Eye on innovation: More than $3.8 million in federal funding for leading-edge health research
A pair of researchers from the Faculty of Medicine celebrated today a more than $3.8-million investment from the Government of Canada that will strengthen Memorial’s capacity for cutting-edge health research.
Dr. Proton Rahman, associate dean, clinical research and professor of medicine (rheumatology), received a total of $2,445,091. Memorial is partnering with the Newfoundland and Labrador Centre for Health Information (NLCHI) to better utilize genetic information to diagnose disease and predict drug response to improve the lives of the people and communities it serves.
Dr. Adam Dubrowski, professor, emergency medicine, received a total of $1,423,867 to advance medical education and patient care across Newfoundland and Labrador by expanding the existing biomedical 3D printing laboratory at the Faculty of Medicine.
Both were recognized during an event on Sept. 10 attended by Seamus O’Regan, minister, Veterans Affairs, associate minister, National Defence, and member of Parliament for St. John’s South-Mount Pearl, on behalf of Navdeep Bains, minister, Innovation, Science and Economic Development, and minister responsible for the Atlantic Canada Opportunities Agency, and Nick Whalen, member of Parliament, St. John’s East, who emceed the ceremony held in the Faculty of Medicine.
Expanding genetic research
Dr. Rahman’s project, which has the potential for global application, will integrate genetic information with existing data in the province’s electronic health record housed at NLCHI.
The federal investment will enable Memorial to acquire specialized equipment to perform DNA sequencing, which is currently done outside the province, as well as facilitate ethical, privacy and public consultation and help NLCHI develop a platform to integrate and disseminate this data.
As a result, physicians and pharmacists will be able to securely access more comprehensive data for patients predisposed to common disease with a genetic underpinning. The new system will provide a platform for precision medicine to be applied in Newfoundland and Labrador.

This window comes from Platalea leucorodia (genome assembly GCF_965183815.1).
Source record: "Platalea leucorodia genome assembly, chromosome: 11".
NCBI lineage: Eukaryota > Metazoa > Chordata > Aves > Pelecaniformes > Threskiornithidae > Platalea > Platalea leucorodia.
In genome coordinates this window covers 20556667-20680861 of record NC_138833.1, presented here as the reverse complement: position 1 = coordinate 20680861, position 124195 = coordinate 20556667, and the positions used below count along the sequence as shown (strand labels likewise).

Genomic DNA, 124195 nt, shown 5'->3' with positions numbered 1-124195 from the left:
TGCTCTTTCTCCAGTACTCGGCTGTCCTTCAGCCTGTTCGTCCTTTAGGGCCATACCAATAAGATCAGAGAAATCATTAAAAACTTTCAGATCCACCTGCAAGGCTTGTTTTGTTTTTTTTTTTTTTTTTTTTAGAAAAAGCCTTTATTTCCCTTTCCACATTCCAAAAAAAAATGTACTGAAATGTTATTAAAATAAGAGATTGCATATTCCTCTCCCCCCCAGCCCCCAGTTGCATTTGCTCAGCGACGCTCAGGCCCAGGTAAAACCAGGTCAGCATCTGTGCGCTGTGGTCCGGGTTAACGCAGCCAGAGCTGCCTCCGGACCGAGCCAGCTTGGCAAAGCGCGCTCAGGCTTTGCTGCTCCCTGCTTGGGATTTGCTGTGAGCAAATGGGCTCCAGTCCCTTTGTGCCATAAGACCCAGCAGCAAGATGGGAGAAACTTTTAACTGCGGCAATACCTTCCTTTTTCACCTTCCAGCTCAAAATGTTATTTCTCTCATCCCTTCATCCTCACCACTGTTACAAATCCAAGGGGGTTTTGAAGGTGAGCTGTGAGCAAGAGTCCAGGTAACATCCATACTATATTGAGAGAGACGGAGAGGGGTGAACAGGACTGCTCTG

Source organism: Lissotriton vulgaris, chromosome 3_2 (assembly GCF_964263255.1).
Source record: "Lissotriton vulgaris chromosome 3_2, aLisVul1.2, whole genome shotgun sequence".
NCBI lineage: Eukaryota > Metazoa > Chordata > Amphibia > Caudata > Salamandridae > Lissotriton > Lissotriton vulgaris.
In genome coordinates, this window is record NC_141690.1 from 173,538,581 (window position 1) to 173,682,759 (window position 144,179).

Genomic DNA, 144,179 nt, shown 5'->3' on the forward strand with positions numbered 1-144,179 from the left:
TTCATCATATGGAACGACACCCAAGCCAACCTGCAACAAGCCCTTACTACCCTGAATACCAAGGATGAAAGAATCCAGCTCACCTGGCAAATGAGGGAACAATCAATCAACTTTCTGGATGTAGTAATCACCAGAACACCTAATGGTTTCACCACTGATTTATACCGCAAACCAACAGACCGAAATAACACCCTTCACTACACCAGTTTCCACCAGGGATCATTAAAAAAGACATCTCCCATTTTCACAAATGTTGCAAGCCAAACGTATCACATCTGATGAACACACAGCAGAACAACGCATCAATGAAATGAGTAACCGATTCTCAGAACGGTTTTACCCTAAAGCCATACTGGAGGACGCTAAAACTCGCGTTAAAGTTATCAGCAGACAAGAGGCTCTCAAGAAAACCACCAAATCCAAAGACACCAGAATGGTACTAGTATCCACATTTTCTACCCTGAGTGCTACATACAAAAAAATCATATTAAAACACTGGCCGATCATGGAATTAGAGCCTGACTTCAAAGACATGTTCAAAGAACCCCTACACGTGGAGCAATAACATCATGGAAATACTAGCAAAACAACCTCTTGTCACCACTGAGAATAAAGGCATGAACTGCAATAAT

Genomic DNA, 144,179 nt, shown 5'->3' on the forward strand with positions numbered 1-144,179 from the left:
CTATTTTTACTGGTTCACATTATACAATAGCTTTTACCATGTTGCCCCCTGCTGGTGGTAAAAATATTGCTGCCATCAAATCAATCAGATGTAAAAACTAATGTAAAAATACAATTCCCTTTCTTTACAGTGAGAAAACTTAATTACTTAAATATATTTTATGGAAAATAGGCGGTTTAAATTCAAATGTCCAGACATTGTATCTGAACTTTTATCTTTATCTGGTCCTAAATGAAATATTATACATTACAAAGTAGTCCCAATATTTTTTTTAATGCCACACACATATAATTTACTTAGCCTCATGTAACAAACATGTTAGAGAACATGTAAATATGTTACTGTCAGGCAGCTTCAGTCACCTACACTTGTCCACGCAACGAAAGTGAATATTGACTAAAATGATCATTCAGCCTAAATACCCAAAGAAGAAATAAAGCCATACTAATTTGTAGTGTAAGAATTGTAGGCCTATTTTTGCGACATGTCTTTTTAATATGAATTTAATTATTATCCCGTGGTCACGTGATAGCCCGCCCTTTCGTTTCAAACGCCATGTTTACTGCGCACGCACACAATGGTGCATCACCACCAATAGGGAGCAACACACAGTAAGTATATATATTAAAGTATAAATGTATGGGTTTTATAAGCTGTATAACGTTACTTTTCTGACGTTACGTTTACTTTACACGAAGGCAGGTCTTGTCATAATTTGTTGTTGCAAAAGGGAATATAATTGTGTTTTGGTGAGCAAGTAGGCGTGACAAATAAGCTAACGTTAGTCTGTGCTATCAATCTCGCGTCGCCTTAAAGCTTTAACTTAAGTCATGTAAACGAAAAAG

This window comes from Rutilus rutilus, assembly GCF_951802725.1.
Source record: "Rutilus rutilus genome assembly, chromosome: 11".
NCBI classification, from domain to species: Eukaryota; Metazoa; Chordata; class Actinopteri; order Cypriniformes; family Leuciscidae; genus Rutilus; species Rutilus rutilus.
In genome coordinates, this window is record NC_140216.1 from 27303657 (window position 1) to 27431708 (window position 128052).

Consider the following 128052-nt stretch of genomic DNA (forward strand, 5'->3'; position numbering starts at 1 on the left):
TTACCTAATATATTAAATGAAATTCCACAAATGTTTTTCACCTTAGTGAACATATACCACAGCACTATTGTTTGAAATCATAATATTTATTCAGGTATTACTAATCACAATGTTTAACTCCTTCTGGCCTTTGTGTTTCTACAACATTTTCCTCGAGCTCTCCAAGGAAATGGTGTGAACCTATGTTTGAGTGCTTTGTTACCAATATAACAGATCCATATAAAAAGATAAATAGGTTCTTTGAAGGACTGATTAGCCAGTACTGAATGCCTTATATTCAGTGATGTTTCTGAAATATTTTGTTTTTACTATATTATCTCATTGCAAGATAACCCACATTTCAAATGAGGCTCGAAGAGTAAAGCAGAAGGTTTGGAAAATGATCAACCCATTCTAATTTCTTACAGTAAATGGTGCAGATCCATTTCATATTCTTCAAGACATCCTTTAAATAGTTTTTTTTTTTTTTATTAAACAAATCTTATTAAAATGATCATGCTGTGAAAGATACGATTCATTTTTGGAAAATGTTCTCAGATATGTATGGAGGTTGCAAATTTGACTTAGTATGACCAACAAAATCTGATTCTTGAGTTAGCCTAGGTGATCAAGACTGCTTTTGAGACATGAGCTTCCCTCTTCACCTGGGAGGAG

Through this new partnership, public and private sector research partners developing health innovation products and services will also be able to access a significantly enhanced level of data for use in studying the field of genetics.
“Our vision is to develop an innovative platform that will allow us to efficiently utilize large amounts of genetic data to improve health outcomes for our patients and, at the same time, enhance pharmacogenetic research in the province,” explained Dr. Rahman. “This initiative includes the purchase of a state-of-the-art genome sequencer and will involve extensive public and stakeholder consultation, as well as privacy and ethical analysis and oversight.”
Dr. Dubrowski and his team are establishing a network of research and development sites within rural communities across the province.
With the new funding from the Government of Canada, rural sites will be able to use 3D printing technology to produce time and cost effective anatomy models and medical device prototypes. Researchers in the main lab will provide ongoing project support, as well as engineering and biomedical expertise.
“This new approach will drastically advance how clinical teams learn and perform, potentially leading to significant savings in the health-care system and improved patient outcomes.”
This initiative holds potential to create spin-off medical device products and simulation-based companies for commercialization, as well as reduce health-care wait times, operating time and medical transportation expenses. Rural sites in Newfoundland and Labrador will include Happy Valley-Goose Bay, St. Anthony, Twillingate, Carbonear, Burin and Corner Brook. A seventh site is also planned for Saint John, N.B.
Dr. Dubrowski says his team’s research and simulation tools will change how future health professionals learn and work. He also says they build anatomical, three dimensional and patient-specific models, which can identify potential pathologies, as well as rehearse invasive skills by new clinicians, who often lack hands-on learning opportunities with real patients.
“Similar models can also be used for surgical planning so the surgical team can plan the operation in advance,” he said. “This new approach will drastically advance how clinical teams learn and perform, potentially leading to significant savings in the health-care system and improved patient outcomes.”
President Gary Kachanoski thanked the Government of Canada for its ongoing support to health-related research at Memorial.
“Memorial’s teams of multidisciplinary researchers are globally recognized for their work in helping address health-care challenges and improving health outcomes for the communities we serve,” he said.
“This latest investment will further boost Memorial’s international reputation for innovative research and Memorial is grateful to the Government of Canada for supporting our researchers and scientists. I wish Drs. Rahman and Dubrowski much success.”
Jeff Green is a senior communications advisor with the Office of the Vice-President (Research). He can be reached at firstname.lastname@example.org.
Michelle Osmond is a communications advisor with the Faculty of Medicine. She can be reached at email@example.com.